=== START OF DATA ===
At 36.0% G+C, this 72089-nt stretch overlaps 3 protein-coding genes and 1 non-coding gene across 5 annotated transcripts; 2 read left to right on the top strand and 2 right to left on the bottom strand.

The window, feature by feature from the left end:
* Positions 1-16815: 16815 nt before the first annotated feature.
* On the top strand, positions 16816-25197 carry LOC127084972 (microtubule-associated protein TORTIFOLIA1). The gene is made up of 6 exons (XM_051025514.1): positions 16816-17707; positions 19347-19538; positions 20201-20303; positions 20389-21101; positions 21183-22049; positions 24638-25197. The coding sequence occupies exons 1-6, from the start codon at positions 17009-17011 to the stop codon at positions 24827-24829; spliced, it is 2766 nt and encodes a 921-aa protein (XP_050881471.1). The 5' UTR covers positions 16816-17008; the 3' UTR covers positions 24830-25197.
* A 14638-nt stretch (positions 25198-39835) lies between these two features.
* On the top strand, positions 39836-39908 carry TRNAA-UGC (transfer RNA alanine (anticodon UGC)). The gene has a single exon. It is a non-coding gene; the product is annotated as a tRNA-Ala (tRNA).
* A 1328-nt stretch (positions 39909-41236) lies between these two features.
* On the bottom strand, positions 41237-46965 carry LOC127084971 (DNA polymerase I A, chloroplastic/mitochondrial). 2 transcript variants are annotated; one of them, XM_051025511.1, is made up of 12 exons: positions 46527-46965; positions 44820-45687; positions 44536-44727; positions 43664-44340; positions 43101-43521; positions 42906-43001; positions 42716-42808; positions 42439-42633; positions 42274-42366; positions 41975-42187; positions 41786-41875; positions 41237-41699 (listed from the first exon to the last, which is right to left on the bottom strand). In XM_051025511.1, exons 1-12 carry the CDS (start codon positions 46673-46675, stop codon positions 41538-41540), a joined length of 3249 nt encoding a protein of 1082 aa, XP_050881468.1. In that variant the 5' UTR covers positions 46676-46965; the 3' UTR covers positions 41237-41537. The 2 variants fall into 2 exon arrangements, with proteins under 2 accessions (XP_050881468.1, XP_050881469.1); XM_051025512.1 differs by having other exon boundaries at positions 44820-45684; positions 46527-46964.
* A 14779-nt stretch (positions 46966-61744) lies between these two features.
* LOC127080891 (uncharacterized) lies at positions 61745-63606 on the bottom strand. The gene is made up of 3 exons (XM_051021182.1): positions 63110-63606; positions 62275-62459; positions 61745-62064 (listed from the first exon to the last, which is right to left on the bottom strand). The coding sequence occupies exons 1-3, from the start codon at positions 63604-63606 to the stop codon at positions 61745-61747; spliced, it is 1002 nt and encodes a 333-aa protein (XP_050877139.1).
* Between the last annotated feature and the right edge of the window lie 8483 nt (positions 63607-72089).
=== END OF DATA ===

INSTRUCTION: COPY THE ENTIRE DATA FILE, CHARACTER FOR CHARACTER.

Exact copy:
At 36.0% G+C, this 72089-nt stretch overlaps 3 protein-coding genes and 1 non-coding gene across 5 annotated transcripts; 2 read left to right on the top strand and 2 right to left on the bottom strand.

The window, feature by feature from the left end:
* Positions 1-16815: 16815 nt before the first annotated feature.
* On the top strand, positions 16816-25197 carry LOC127084972 (microtubule-associated protein TORTIFOLIA1). The gene is made up of 6 exons (XM_051025514.1): positions 16816-17707; positions 19347-19538; positions 20201-20303; positions 20389-21101; positions 21183-22049; positions 24638-25197. The coding sequence occupies exons 1-6, from the start codon at positions 17009-17011 to the stop codon at positions 24827-24829; spliced, it is 2766 nt and encodes a 921-aa protein (XP_050881471.1). The 5' UTR covers positions 16816-17008; the 3' UTR covers positions 24830-25197.
* A 14638-nt stretch (positions 25198-39835) lies between these two features.
* On the top strand, positions 39836-39908 carry TRNAA-UGC (transfer RNA alanine (anticodon UGC)). The gene has a single exon. It is a non-coding gene; the product is annotated as a tRNA-Ala (tRNA).
* A 1328-nt stretch (positions 39909-41236) lies between these two features.
* On the bottom strand, positions 41237-46965 carry LOC127084971 (DNA polymerase I A, chloroplastic/mitochondrial). 2 transcript variants are annotated; one of them, XM_051025511.1, is made up of 12 exons: positions 46527-46965; positions 44820-45687; positions 44536-44727; positions 43664-44340; positions 43101-43521; positions 42906-43001; positions 42716-42808; positions 42439-42633; positions 42274-42366; positions 41975-42187; positions 41786-41875; positions 41237-41699 (listed from the first exon to the last, which is right to left on the bottom strand). In XM_051025511.1, exons 1-12 carry the CDS (start codon positions 46673-46675, stop codon positions 41538-41540), a joined length of 3249 nt encoding a protein of 1082 aa, XP_050881468.1. In that variant the 5' UTR covers positions 46676-46965; the 3' UTR covers positions 41237-41537. The 2 variants fall into 2 exon arrangements, with proteins under 2 accessions (XP_050881468.1, XP_050881469.1); XM_051025512.1 differs by having other exon boundaries at positions 44820-45684; positions 46527-46964.
* A 14779-nt stretch (positions 46966-61744) lies between these two features.
* LOC127080891 (uncharacterized) lies at positions 61745-63606 on the bottom strand. The gene is made up of 3 exons (XM_051021182.1): positions 63110-63606; positions 62275-62459; positions 61745-62064 (listed from the first exon to the last, which is right to left on the bottom strand). The coding sequence occupies exons 1-3, from the start codon at positions 63604-63606 to the stop codon at positions 61745-61747; spliced, it is 1002 nt and encodes a 333-aa protein (XP_050877139.1).
* Between the last annotated feature and the right edge of the window lie 8483 nt (positions 63607-72089).